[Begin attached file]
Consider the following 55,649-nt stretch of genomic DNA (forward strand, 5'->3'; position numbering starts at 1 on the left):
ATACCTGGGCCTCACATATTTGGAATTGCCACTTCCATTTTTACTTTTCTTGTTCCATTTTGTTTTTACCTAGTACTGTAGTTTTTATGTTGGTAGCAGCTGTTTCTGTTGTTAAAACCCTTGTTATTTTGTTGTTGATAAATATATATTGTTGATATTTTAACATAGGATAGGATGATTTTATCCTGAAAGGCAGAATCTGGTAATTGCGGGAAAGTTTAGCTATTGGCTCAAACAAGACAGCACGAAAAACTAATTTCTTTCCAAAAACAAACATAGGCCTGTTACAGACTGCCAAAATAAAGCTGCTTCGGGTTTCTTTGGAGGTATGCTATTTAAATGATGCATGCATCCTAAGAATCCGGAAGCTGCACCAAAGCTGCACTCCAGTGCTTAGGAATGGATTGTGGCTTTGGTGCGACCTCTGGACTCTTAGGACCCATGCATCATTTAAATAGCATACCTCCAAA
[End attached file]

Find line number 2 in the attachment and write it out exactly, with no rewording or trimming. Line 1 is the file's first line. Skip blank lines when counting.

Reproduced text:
ATACCTGGGCCTCACATATTTGGAATTGCCACTTCCATTTTTACTTTTCTTGTTCCATTTTGTTTTTACCTAGTACTGTAGTTTTTATGTTGGTAGCAGCTGTTTCTGTTGTTAAAACCCTTGTTATTTTGTTGTTGATAAATATATATTGTTGATATTTTAACATAGGATAGGATGATTTTATCCTGAAAGGCAGAATCTGGTAATTGCGGGAAAGTTTAGCTATTGGCTCAAACAAGACAGCACGAAAAACTAATTTCTTTCCAAAAACAAACATAGGCCTGTTACAGACTGCCAAAATAAAGCTGCTTCGGGTTTCTTTGGAGGTATGCTATTTAAATGATGCATGCATCCTAAGAATCCGGAAGCTGCACCAAAGCTGCACTCCAGTGCTTAGGAATGGATTGTGGCTTTGGTGCGACCTCTGGACTCTTAGGACCCATGCATCATTTAAATAGCATACCTCCAAA